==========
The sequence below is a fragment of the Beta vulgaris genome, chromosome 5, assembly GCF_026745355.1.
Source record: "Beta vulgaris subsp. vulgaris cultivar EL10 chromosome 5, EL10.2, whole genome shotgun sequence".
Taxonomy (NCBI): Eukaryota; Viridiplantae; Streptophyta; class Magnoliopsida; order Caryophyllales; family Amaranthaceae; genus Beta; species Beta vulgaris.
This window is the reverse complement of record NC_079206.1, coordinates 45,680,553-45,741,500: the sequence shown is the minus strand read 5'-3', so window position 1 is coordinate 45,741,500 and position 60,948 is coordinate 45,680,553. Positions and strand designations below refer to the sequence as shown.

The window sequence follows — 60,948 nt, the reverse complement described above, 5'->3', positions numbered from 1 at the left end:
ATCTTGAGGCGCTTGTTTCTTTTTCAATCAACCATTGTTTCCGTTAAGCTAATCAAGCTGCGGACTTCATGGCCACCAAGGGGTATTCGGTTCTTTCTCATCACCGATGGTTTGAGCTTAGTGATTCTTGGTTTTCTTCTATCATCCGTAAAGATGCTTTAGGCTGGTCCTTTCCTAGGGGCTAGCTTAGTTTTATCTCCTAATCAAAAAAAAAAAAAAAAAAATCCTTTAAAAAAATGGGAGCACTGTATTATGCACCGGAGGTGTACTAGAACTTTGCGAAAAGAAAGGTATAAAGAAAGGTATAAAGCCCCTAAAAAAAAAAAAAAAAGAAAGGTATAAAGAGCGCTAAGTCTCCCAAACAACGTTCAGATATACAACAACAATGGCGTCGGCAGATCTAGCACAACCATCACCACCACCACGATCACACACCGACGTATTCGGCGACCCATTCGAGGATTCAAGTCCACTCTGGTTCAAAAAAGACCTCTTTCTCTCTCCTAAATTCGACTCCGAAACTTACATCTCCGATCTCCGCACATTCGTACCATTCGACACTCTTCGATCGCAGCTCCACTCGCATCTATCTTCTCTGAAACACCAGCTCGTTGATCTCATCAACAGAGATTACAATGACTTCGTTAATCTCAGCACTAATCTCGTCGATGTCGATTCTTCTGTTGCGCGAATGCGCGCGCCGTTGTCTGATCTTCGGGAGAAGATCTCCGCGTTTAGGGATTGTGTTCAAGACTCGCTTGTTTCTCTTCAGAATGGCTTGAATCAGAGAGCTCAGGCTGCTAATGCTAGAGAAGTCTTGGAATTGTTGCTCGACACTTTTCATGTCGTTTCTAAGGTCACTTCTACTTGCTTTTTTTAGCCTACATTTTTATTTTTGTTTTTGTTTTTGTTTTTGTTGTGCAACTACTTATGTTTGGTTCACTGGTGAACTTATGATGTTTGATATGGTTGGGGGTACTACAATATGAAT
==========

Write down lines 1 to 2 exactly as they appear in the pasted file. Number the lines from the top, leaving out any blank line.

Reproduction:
The sequence below is a fragment of the Beta vulgaris genome, chromosome 5, assembly GCF_026745355.1.
Source record: "Beta vulgaris subsp. vulgaris cultivar EL10 chromosome 5, EL10.2, whole genome shotgun sequence".